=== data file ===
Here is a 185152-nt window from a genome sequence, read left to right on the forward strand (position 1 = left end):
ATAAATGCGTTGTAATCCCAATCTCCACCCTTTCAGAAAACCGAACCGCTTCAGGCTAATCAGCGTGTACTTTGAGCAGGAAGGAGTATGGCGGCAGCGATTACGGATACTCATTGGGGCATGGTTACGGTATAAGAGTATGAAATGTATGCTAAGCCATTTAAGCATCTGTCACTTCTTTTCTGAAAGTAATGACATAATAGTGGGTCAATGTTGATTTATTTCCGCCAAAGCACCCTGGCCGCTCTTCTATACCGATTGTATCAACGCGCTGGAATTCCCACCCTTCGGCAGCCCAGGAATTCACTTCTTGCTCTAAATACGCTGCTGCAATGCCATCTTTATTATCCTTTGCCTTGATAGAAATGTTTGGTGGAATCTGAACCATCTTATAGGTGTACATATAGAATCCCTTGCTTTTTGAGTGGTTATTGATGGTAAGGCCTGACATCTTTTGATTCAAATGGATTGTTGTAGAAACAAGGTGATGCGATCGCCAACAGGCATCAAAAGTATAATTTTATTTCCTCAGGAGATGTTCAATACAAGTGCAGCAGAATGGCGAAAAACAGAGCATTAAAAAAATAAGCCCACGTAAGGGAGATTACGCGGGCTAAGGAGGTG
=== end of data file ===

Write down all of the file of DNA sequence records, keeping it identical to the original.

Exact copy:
Here is a 185152-nt window from a genome sequence, read left to right on the forward strand (position 1 = left end):
ATAAATGCGTTGTAATCCCAATCTCCACCCTTTCAGAAAACCGAACCGCTTCAGGCTAATCAGCGTGTACTTTGAGCAGGAAGGAGTATGGCGGCAGCGATTACGGATACTCATTGGGGCATGGTTACGGTATAAGAGTATGAAATGTATGCTAAGCCATTTAAGCATCTGTCACTTCTTTTCTGAAAGTAATGACATAATAGTGGGTCAATGTTGATTTATTTCCGCCAAAGCACCCTGGCCGCTCTTCTATACCGATTGTATCAACGCGCTGGAATTCCCACCCTTCGGCAGCCCAGGAATTCACTTCTTGCTCTAAATACGCTGCTGCAATGCCATCTTTATTATCCTTTGCCTTGATAGAAATGTTTGGTGGAATCTGAACCATCTTATAGGTGTACATATAGAATCCCTTGCTTTTTGAGTGGTTATTGATGGTAAGGCCTGACATCTTTTGATTCAAATGGATTGTTGTAGAAACAAGGTGATGCGATCGCCAACAGGCATCAAAAGTATAATTTTATTTCCTCAGGAGATGTTCAATACAAGTGCAGCAGAATGGCGAAAAACAGAGCATTAAAAAAATAAGCCCACGTAAGGGAGATTACGCGGGCTAAGGAGGTG